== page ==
What Parents Should Know About Attachment

We know that attachment is the single greatest predictor of how well a child will do in life. In this post, we take a look at what that means for parents. 

By Momentous Institute | Jun 23, 2021
Parents Should Know About Attachment

We know that attachment is the single greatest predictor of how well a child will do in life. However, attachment theory has only been around since the early 1970s, and as with any theory, it has taken many years of research for us to fully understand how attachment affects children and adults. This means that the majority of adults today were not raised by parents with a strong understanding of attachment styles. In this post, we’re going to take a look at why this is important.

There are four different attachment styles: secure attachment, ambivalent-insecure attachment, avoidant-insecure attachment and disorganized-insecure attachment. Secure attachment is the goal. A child with secure attachment has parents who predictably meet their need and has a sense of security in the world.

For a deeper look into the different attachment styles, check out our blog post ‘What is Attachment?’

The attachment styles a child experiences from a young age affect how their brain is wired. Attachment in childhood wires our brains to know whether or not someone is going to show up for us and keep us safe. This affects how we understand relationships to work later in life. Everyone has patterns of attachment, and we can each have multiple patterns of attachment. It is important to understand this because patterns of attachment can become trans-generational. Let’s take a look at how this can work.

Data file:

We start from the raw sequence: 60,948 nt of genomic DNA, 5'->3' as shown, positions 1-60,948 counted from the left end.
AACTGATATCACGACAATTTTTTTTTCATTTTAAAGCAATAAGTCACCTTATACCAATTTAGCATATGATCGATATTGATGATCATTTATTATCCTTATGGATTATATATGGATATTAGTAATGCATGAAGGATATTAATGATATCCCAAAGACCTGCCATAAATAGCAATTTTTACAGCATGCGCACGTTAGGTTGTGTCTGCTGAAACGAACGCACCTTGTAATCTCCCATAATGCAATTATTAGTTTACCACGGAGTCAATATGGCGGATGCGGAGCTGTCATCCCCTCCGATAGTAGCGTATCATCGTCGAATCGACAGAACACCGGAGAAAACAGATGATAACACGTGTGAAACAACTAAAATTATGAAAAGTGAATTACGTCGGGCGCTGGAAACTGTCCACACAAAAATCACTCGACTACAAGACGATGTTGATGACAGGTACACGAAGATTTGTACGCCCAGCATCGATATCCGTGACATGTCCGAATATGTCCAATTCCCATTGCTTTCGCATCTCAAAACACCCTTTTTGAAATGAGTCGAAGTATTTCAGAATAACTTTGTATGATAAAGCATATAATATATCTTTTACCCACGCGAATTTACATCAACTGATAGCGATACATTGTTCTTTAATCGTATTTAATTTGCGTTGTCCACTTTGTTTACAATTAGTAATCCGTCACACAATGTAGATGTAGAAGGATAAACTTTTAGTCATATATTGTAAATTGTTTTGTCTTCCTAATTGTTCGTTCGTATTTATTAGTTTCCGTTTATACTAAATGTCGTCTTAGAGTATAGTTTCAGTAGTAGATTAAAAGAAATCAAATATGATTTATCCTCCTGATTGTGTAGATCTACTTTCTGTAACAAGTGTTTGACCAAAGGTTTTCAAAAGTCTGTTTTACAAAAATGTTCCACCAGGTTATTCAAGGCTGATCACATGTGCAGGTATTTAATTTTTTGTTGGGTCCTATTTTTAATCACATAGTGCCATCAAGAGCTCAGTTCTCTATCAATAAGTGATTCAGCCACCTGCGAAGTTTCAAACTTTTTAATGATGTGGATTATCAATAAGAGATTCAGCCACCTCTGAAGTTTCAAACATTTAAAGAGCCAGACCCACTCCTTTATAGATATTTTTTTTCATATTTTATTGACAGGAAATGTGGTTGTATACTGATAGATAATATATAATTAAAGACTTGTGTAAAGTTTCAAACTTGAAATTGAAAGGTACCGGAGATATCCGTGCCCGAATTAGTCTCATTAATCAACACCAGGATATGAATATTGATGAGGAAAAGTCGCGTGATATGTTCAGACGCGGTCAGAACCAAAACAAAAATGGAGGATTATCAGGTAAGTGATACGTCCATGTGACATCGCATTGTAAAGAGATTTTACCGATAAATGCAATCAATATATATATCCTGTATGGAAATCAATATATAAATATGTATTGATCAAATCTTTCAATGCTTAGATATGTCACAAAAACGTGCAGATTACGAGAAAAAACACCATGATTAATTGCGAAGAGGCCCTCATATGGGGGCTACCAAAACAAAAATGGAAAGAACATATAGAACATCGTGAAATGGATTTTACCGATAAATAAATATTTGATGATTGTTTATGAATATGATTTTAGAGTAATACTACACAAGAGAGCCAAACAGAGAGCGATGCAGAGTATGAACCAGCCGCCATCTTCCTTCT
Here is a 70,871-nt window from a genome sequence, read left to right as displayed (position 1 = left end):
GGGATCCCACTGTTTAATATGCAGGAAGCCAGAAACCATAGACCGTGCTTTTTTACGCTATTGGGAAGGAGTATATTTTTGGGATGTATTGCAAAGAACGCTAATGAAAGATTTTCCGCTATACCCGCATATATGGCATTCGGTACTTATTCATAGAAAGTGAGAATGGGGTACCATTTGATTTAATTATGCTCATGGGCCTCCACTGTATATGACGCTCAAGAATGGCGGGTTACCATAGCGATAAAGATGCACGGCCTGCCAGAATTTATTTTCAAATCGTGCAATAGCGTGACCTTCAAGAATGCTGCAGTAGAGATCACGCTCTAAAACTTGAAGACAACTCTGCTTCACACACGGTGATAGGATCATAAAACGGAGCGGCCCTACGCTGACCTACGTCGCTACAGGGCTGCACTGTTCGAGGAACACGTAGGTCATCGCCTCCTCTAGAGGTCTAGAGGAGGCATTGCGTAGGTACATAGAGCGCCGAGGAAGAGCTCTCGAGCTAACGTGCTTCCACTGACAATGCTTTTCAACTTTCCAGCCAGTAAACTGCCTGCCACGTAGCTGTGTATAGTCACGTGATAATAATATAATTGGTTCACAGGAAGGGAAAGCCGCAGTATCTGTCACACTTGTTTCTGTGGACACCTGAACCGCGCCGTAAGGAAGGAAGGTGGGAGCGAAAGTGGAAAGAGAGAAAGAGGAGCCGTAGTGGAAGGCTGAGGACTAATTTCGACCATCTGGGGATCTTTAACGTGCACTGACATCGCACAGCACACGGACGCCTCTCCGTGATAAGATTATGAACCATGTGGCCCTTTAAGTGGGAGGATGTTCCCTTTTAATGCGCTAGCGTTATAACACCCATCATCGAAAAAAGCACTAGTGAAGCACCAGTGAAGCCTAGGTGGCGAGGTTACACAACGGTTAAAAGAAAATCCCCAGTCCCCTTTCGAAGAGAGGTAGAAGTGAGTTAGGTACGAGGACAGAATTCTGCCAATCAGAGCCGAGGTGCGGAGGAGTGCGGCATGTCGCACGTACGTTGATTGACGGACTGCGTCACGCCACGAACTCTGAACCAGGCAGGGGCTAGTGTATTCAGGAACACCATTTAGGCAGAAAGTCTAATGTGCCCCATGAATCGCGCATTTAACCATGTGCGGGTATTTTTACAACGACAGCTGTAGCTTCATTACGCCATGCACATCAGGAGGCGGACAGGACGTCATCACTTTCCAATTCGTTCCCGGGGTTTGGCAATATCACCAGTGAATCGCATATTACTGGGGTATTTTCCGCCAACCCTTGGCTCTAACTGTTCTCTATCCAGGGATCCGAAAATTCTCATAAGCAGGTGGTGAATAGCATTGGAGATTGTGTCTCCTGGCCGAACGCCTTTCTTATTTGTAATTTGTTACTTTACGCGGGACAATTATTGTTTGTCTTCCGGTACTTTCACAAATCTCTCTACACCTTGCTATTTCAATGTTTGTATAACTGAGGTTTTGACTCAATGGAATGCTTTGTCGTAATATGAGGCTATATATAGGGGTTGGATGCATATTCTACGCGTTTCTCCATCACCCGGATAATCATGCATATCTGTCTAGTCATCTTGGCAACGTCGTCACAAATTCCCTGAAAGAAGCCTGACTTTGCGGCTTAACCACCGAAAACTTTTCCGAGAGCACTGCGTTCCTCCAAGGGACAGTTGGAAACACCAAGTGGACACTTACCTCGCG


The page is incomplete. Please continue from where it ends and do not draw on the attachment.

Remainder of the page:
Growing up, Sarah’s parents weren’t able to help her manage strong emotions, leaving her on her own to deal with them. Her brain wired itself to deal with emotions by essentially ignoring them.

Sarah had a son named Brandon. Because Sarah was left to deal with her emotions on her own during her childhood, she did not know how to help her son mange his emotions during his childhood. As with his mother, Brandon’s brain wired itself to dismiss and avoid his emotions.

Sarah and Brandon’s story is an example of how patterns of attachment can become trans-generational. Individuals are only able to use the tools they have at their disposal. The good news is that once we become aware of this, we can make a conscious effort to develop the tools that we currently don’t have. Let’s take a look at how Brandon did this when he became a parent.

When Brandon became a parent to his daughter Iliana, he noticed that when she would experience strong emotions, he didn’t know how to help her. He had always felt uncomfortable dealing with emotions, but once he saw his daughter struggling with her emotions, he wanted to help, but felt unable to do so.